It is now more than a week since the bus-train collision that killed five people on September 18, 2013. Typically for Ottawa, the investigation of what happened has fallen into a dark corner where it lies unseen and it seems largely forgotten by the media. There has been no information about the condition of the bus, no detail about the lifestyle of the bus driver, nothing about his mobile device or whether he carried one, nor about the party he attended the night before the crash, nor how much sleep he had. Nor has there been any word about the so-called black box on the bus and whether it held a shred of useful information. Reporters worthy of the name should be blushing.
- ► 2017 (141)
- ► 2016 (278)
- ► 2015 (321)
- ► 2014 (262)
- Denis Brodeur, sports potographer, dead at 82
- One-third of Canadians watch TV online, CRTC says
- Reporters should blush about bus-train coverage
- CBC taps PR lady as head of English language servi...
- Lloyd's List to cease printing, go digital only
- Netflix's growing popularity poses challenge for C...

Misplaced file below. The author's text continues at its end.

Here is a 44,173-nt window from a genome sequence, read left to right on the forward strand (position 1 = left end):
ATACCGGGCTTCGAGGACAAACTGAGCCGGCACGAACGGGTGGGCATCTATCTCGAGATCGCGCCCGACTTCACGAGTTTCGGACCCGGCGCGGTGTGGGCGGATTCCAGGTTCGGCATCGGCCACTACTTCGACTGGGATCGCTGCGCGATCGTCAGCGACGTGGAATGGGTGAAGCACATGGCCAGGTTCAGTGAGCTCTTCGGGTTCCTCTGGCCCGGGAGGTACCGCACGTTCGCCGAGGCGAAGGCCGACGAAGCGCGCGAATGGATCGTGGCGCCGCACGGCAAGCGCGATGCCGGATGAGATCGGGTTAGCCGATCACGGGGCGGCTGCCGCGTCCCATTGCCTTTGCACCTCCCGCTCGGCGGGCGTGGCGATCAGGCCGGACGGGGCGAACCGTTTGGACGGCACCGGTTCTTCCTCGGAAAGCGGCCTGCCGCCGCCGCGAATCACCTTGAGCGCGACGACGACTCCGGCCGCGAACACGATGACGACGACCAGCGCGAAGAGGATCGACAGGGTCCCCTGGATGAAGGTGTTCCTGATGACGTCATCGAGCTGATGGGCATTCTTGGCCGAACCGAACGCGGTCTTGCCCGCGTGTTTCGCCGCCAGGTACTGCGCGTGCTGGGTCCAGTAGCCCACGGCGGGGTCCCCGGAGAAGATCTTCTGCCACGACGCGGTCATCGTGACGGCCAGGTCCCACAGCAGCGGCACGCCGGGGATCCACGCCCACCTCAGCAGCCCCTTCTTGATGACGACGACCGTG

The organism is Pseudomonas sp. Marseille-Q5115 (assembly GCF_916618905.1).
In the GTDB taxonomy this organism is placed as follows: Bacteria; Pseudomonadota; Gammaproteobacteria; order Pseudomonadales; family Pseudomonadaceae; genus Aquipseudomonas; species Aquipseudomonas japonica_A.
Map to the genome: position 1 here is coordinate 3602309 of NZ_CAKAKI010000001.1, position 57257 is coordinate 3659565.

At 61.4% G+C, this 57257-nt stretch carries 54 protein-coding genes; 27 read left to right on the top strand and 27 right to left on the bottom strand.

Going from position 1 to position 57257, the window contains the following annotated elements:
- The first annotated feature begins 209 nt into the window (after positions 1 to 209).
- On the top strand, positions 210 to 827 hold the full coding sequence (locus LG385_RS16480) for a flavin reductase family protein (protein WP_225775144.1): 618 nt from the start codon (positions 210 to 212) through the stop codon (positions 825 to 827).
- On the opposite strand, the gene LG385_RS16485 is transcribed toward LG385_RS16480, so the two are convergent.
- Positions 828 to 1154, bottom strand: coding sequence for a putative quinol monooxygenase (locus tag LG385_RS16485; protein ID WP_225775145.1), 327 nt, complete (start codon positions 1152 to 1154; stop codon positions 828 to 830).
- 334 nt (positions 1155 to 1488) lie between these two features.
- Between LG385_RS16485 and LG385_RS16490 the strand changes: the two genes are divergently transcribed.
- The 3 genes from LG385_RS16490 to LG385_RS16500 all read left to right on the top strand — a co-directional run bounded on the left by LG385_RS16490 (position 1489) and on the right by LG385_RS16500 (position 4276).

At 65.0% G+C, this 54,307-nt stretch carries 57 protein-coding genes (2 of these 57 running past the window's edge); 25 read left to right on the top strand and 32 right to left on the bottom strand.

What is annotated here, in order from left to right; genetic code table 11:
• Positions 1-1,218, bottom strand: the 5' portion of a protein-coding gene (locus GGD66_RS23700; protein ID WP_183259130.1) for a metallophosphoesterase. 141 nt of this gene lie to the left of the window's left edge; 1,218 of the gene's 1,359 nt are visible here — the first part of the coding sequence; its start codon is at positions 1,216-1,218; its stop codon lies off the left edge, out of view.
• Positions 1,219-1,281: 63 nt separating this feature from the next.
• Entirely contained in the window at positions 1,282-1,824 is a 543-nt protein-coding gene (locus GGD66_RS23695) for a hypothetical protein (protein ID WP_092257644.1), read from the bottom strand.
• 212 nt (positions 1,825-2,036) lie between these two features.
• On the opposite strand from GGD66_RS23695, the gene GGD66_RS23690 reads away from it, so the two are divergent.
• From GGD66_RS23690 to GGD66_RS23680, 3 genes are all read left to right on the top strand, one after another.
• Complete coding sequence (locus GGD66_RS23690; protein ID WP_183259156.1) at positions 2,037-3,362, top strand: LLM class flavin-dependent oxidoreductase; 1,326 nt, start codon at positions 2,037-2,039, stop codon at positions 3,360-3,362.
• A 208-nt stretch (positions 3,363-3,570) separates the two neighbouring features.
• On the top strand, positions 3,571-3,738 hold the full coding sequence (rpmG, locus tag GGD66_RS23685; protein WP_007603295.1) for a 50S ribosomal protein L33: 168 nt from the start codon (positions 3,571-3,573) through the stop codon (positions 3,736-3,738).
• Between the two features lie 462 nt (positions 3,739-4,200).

- Putin, Iranian leader take their messages to op-ed...
- Sun News request to CRTC spurs broad media opposit...
- Rogers names new vp of programming
- Media to get redacted version of search warrant wi...
- Roger Ebert to be succeeded by Richard Roeper as p...
- PM Harper names new director of communications
- Rogers reaches across ocean for new phone CEO
- In Fort McMurray, rock radio tunes out Neil Young ...
- Postmedia to sell properties in B.C. and Alberta t...
- Star, Globe defend stories about the Fords
- Rolling Tweets from Fords press hearing
- Star and Globe to defend stories on Fords and drug...
- The Town Crier about to be relaunched by new owner...
- Campaign journalism in the age of Twitter
- David Frost, broadcaster and writer, dead at 74
- ▼ September (21)
- ► 2012 (644)
- ► 2011 (750)
- ► 2010 (1055)